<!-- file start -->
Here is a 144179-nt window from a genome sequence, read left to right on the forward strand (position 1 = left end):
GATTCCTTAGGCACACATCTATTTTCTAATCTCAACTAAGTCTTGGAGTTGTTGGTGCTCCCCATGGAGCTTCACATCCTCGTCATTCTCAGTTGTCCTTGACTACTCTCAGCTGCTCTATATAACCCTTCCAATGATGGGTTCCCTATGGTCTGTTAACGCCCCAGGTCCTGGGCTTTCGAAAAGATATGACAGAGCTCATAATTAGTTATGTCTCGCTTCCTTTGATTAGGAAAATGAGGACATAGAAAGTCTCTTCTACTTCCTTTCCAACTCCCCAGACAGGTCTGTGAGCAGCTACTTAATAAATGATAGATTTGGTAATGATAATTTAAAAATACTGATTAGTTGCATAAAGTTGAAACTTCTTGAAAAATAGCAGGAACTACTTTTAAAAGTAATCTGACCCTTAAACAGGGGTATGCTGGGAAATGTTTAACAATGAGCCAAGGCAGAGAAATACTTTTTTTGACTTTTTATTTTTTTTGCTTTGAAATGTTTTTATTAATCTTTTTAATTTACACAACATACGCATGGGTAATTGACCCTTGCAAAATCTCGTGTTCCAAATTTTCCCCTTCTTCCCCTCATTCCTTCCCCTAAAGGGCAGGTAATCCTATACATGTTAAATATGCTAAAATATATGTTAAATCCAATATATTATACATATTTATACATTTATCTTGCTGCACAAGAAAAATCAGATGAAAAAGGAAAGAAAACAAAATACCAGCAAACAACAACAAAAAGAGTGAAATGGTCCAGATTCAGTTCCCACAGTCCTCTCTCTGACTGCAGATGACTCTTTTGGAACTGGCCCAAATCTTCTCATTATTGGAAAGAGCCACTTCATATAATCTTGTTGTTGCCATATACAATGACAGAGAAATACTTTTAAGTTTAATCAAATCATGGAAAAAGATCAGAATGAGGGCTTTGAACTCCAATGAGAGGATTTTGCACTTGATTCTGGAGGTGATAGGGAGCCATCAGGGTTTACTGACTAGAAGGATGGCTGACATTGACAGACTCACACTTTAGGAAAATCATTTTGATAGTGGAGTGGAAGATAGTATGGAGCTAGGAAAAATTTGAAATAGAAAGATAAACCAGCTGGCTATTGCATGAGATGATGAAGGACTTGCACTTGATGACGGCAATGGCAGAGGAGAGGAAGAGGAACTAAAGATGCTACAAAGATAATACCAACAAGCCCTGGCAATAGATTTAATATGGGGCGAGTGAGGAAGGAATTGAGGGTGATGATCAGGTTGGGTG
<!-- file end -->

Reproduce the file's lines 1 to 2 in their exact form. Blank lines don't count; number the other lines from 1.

Here is a 144179-nt window from a genome sequence, read left to right on the forward strand (position 1 = left end):
GATTCCTTAGGCACACATCTATTTTCTAATCTCAACTAAGTCTTGGAGTTGTTGGTGCTCCCCATGGAGCTTCACATCCTCGTCATTCTCAGTTGTCCTTGACTACTCTCAGCTGCTCTATATAACCCTTCCAATGATGGGTTCCCTATGGTCTGTTAACGCCCCAGGTCCTGGGCTTTCGAAAAGATATGACAGAGCTCATAATTAGTTATGTCTCGCTTCCTTTGATTAGGAAAATGAGGACATAGAAAGTCTCTTCTACTTCCTTTCCAACTCCCCAGACAGGTCTGTGAGCAGCTACTTAATAAATGATAGATTTGGTAATGATAATTTAAAAATACTGATTAGTTGCATAAAGTTGAAACTTCTTGAAAAATAGCAGGAACTACTTTTAAAAGTAATCTGACCCTTAAACAGGGGTATGCTGGGAAATGTTTAACAATGAGCCAAGGCAGAGAAATACTTTTTTTGACTTTTTATTTTTTTTGCTTTGAAATGTTTTTATTAATCTTTTTAATTTACACAACATACGCATGGGTAATTGACCCTTGCAAAATCTCGTGTTCCAAATTTTCCCCTTCTTCCCCTCATTCCTTCCCCTAAAGGGCAGGTAATCCTATACATGTTAAATATGCTAAAATATATGTTAAATCCAATATATTATACATATTTATACATTTATCTTGCTGCACAAGAAAAATCAGATGAAAAAGGAAAGAAAACAAAATACCAGCAAACAACAACAAAAAGAGTGAAATGGTCCAGATTCAGTTCCCACAGTCCTCTCTCTGACTGCAGATGACTCTTTTGGAACTGGCCCAAATCTTCTCATTATTGGAAAGAGCCACTTCATATAATCTTGTTGTTGCCATATACAATGACAGAGAAATACTTTTAAGTTTAATCAAATCATGGAAAAAGATCAGAATGAGGGCTTTGAACTCCAATGAGAGGATTTTGCACTTGATTCTGGAGGTGATAGGGAGCCATCAGGGTTTACTGACTAGAAGGATGGCTGACATTGACAGACTCACACTTTAGGAAAATCATTTTGATAGTGGAGTGGAAGATAGTATGGAGCTAGGAAAAATTTGAAATAGAAAGATAAACCAGCTGGCTATTGCATGAGATGATGAAGGACTTGCACTTGATGACGGCAATGGCAGAGGAGAGGAAGAGGAACTAAAGATGCTACAAAGATAATACCAACAAGCCCTGGCAATAGATTTAATATGGGGCGAGTGAGGAAGGAATTGAGGGTGATGATCAGGTTGGGTG